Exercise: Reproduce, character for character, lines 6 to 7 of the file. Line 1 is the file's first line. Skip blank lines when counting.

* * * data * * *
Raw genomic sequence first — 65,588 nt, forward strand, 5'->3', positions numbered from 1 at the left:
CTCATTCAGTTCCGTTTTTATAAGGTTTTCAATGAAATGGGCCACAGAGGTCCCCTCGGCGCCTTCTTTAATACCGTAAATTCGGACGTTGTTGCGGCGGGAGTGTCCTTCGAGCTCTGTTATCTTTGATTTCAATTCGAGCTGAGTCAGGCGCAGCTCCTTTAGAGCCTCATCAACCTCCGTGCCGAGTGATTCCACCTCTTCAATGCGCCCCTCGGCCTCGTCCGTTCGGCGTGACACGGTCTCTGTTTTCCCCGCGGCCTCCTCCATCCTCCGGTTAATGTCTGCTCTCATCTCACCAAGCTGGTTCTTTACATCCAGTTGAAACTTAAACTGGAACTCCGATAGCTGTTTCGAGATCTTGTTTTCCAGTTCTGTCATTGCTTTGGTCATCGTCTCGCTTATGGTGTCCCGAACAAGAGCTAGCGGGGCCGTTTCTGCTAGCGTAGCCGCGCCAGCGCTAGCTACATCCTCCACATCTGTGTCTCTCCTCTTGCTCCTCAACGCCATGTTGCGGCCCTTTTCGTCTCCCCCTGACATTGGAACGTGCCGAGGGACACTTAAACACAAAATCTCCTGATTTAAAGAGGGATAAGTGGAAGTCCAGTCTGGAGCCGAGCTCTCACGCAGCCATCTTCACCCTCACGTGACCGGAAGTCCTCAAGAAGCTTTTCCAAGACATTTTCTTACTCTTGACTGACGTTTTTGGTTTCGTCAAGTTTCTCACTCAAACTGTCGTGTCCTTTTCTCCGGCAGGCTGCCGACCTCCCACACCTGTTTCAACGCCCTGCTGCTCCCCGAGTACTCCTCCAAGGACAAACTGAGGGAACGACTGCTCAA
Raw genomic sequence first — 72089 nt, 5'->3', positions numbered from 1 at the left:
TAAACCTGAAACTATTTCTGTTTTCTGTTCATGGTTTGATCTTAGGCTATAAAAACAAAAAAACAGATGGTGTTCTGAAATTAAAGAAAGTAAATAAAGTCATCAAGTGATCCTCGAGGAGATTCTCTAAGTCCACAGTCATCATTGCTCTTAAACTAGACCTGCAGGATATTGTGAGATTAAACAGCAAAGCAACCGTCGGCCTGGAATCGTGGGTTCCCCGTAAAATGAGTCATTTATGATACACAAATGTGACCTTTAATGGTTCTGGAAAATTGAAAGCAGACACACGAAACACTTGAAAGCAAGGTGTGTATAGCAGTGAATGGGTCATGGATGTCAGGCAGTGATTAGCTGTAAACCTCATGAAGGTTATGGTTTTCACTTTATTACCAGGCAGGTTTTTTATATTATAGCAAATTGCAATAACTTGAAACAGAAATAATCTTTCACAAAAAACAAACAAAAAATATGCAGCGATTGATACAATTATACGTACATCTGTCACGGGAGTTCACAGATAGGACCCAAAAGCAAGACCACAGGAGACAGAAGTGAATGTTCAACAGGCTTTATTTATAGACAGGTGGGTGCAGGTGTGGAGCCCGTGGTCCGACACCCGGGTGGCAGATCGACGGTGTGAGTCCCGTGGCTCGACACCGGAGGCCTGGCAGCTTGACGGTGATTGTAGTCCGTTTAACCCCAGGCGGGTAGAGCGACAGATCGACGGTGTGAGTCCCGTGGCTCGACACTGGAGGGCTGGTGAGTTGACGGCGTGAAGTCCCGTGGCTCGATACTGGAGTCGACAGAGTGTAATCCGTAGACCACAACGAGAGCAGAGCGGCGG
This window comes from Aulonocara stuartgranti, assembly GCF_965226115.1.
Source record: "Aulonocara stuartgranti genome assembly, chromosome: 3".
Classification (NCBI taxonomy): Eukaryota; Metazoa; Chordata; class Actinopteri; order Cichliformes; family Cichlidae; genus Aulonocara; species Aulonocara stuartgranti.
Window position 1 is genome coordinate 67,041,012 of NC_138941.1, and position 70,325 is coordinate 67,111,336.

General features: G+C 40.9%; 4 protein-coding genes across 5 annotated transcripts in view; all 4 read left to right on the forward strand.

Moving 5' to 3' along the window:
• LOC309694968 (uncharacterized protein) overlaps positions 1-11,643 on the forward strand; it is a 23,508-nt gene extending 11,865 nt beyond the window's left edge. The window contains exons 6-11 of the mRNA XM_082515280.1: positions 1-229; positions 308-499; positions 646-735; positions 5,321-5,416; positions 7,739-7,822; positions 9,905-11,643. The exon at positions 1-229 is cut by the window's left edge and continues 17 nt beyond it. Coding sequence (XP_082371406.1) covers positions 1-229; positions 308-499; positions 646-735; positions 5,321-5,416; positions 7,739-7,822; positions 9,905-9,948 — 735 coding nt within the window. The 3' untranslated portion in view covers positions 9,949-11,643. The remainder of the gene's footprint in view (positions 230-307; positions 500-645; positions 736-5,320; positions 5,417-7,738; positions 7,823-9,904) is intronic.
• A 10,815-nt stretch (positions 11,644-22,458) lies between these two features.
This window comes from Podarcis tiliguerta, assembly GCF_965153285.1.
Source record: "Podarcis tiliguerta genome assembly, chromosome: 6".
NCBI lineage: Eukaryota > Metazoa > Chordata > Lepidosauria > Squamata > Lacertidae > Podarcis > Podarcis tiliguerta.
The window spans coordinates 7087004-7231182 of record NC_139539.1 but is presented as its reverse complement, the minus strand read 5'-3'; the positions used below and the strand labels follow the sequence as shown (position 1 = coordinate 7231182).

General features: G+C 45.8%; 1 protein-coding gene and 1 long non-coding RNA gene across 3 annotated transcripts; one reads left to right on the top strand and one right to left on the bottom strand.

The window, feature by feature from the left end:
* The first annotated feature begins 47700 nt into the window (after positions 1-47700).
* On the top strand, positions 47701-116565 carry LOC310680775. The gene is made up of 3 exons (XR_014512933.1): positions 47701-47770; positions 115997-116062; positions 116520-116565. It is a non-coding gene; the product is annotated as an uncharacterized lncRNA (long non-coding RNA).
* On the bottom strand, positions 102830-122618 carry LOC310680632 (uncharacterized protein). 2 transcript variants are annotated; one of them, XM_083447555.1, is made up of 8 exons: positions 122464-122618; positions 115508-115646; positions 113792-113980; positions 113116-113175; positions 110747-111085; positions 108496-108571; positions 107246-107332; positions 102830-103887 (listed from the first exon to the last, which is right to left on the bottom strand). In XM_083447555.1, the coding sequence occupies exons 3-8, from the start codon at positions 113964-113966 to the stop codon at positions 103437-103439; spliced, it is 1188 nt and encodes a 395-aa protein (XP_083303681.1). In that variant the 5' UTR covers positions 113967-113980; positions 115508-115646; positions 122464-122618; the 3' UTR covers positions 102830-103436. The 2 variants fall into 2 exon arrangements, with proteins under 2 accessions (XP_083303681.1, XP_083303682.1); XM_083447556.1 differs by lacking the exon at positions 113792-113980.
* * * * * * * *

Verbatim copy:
Source record: "Aulonocara stuartgranti genome assembly, chromosome: 3".
Classification (NCBI taxonomy): Eukaryota; Metazoa; Chordata; class Actinopteri; order Cichliformes; family Cichlidae; genus Aulonocara; species Aulonocara stuartgranti.